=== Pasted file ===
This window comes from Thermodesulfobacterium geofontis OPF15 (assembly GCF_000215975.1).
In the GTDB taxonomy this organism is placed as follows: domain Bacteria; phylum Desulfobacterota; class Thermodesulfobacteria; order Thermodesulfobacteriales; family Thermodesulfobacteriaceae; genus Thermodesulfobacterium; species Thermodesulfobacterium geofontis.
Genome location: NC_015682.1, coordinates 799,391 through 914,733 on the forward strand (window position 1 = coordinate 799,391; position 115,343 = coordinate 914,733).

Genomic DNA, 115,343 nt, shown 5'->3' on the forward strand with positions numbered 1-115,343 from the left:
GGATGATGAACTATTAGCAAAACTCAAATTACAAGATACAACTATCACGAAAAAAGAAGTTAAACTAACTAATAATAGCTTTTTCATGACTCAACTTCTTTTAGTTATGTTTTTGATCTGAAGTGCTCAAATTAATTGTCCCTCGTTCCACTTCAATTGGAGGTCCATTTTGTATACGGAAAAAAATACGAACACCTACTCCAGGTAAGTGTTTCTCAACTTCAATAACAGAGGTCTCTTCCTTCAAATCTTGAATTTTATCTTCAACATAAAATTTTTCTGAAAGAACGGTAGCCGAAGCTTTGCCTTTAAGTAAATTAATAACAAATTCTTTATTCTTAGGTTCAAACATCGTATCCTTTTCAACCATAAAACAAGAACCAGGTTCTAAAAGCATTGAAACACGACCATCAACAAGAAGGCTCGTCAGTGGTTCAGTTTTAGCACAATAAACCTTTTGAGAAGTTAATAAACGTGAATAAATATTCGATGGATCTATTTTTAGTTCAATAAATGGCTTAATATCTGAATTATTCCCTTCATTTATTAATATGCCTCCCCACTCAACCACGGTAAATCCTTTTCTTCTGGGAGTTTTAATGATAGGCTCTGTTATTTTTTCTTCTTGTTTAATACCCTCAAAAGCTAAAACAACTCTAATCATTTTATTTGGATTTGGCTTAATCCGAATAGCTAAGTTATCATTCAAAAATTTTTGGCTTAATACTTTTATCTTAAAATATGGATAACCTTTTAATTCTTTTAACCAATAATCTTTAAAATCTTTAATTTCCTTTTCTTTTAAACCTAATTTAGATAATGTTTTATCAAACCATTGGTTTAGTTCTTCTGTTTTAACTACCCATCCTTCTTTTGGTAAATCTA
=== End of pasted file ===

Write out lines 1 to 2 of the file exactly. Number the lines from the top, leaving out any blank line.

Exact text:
This window comes from Thermodesulfobacterium geofontis OPF15 (assembly GCF_000215975.1).
In the GTDB taxonomy this organism is placed as follows: domain Bacteria; phylum Desulfobacterota; class Thermodesulfobacteria; order Thermodesulfobacteriales; family Thermodesulfobacteriaceae; genus Thermodesulfobacterium; species Thermodesulfobacterium geofontis.